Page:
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Civil Aviation and COVID-19 – Preparation for H2 2021

The civil aviation industry has suffered a devastating blow, with large parts of the fleet being grounded worldwide for most of 2020, this being the most significant drop in business revenue for the industry since 9/11. Passenger air transport has fallen-off by as much as 80 to 90% in major hubs and some non-hub cities have lost their airline service altogether. Most airlines do not expect passenger demand to recover significantly until 2022 at the earliest.

Even before the Pandemic took hold, civil aviation’s passengers had already started to move towards a “Responsible Transport” model, which requires a close evaluation of the environmental effects of each travel method. Air travel became regarded as a significant polluter and certain business leaders and celebrities were named-and-shamed for their excessive carbon footprint. Business travelers particularly made a conscious decision to delay or forgo business travel in favor of virtual meetings, and as virtual meeting technology rapidly improved, it became an acceptable alternative to business travel.

As the 2020 travel bans were imposed, International conferences venues stood empty. Improved technology platforms rushed to fill that void and worked out how to curate virtual conferences and seminars, this method of delivery is still in its infancy and in the writer’s opinion – quite awkward for attendees and vendors alike. It is currently unclear whether the conference industry and the necessary business travel will return to its pre-Pandemic levels.

New Visions for 2021 and Beyond:

Now, as the Pandemic reaches its second year, an urgent reconsideration of the role of the civil aviation industry has led innovative operators to consider implementing many new practices, such as:

    • Improving airline systems for configuration agility
      • Combination passenger and freight services
      • Running passenger jets as freight only
      • Automated systems to recalculate fuel load and weight and balance
    • Redesigning the whole customer experience to make flying frictionless
    • Improvements to airport infrastructure, facilities, and comfort
    • Reconfiguring on-board and land-side passenger spaces to reduce the risk of exposure
    • Rapid re-evaluation of stored aircraft, including disposal of inefficient equipment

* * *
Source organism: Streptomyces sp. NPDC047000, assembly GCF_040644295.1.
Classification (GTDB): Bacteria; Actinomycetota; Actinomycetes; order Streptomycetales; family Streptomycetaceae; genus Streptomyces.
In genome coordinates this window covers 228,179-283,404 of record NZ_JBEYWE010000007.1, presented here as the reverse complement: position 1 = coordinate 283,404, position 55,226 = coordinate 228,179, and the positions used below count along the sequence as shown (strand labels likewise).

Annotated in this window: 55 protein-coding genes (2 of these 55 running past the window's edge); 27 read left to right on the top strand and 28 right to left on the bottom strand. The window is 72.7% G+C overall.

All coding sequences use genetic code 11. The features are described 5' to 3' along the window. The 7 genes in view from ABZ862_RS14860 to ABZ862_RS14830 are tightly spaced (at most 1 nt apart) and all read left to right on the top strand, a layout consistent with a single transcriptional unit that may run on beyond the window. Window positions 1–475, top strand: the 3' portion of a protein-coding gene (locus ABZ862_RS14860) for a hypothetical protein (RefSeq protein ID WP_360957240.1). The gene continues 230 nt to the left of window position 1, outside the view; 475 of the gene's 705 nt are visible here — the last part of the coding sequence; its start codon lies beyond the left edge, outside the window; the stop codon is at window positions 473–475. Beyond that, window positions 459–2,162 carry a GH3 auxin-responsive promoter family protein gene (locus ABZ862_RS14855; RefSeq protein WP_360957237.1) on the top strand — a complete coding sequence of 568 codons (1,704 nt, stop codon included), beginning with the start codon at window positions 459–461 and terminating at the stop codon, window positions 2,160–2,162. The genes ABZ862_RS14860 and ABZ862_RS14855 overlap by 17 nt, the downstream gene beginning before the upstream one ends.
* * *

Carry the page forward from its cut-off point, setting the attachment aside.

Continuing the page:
• Continuing to develop new materials and improved manufacturing methods
    • Embracing the theme of “Responsible Transport” by offsetting flight emissions against reputable carbon offset programs
    • Publishing ESG credentials as a customer differentiator
    • Identifying and removing all waste out of the system

There have been significant ground crew and aircrew layoffs, but operators need to keep their crews and the fleet as healthy and available as possible – ready for the inevitable rebirth of civil aviation. The next few years will not be business as usual, and those operators who successfully navigate the necessary changes will stand a better chance of recovery. That opportunity is happening right now.

As the vaccines take effect internationally, we will move towards the long-awaited herd immunity and travel bans will be lifted. International civil aviation carriers will start to bring their aircraft out of storage and hangar time and maintenance technician tool-time will be at a premium, to ensure the required renewals and inspections are completed. Flight crew recurrent training will pick up quickly and simulator seats will be at a premium.

We at Proudfoot are grateful and appreciative to the whole civil aviation industry for getting essential passengers, goods, and vaccines where we need to go. For eight decades, we have been working to establish best practices, reduce cost and instill behaviors for continuous improvement.

In the current situation, we continue to stand side-by-side with our aviation and aerospace partners, strategizing and implementing improvements, while bringing sense to the new reality. Ultimately, we cannot wait to be flying the skies regularly with you again.

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